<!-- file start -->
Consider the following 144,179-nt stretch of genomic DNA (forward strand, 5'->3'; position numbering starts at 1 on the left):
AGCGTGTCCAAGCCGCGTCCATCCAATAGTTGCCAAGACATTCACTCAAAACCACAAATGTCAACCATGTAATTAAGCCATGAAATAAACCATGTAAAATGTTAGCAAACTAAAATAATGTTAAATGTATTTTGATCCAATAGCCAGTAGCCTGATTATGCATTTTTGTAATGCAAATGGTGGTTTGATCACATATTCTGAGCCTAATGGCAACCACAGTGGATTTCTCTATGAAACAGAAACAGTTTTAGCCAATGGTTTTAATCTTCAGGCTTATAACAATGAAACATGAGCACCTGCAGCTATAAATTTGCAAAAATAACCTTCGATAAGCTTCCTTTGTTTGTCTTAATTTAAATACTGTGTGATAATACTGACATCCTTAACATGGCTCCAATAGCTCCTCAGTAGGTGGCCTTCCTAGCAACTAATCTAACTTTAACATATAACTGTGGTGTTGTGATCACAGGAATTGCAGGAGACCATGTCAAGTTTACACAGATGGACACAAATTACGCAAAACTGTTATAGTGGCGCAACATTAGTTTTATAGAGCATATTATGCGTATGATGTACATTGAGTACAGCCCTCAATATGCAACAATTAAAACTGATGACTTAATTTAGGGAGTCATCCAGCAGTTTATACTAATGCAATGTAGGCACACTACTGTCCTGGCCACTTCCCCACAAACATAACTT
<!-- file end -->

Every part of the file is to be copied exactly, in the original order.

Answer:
Consider the following 144,179-nt stretch of genomic DNA (forward strand, 5'->3'; position numbering starts at 1 on the left):
AGCGTGTCCAAGCCGCGTCCATCCAATAGTTGCCAAGACATTCACTCAAAACCACAAATGTCAACCATGTAATTAAGCCATGAAATAAACCATGTAAAATGTTAGCAAACTAAAATAATGTTAAATGTATTTTGATCCAATAGCCAGTAGCCTGATTATGCATTTTTGTAATGCAAATGGTGGTTTGATCACATATTCTGAGCCTAATGGCAACCACAGTGGATTTCTCTATGAAACAGAAACAGTTTTAGCCAATGGTTTTAATCTTCAGGCTTATAACAATGAAACATGAGCACCTGCAGCTATAAATTTGCAAAAATAACCTTCGATAAGCTTCCTTTGTTTGTCTTAATTTAAATACTGTGTGATAATACTGACATCCTTAACATGGCTCCAATAGCTCCTCAGTAGGTGGCCTTCCTAGCAACTAATCTAACTTTAACATATAACTGTGGTGTTGTGATCACAGGAATTGCAGGAGACCATGTCAAGTTTACACAGATGGACACAAATTACGCAAAACTGTTATAGTGGCGCAACATTAGTTTTATAGAGCATATTATGCGTATGATGTACATTGAGTACAGCCCTCAATATGCAACAATTAAAACTGATGACTTAATTTAGGGAGTCATCCAGCAGTTTATACTAATGCAATGTAGGCACACTACTGTCCTGGCCACTTCCCCACAAACATAACTT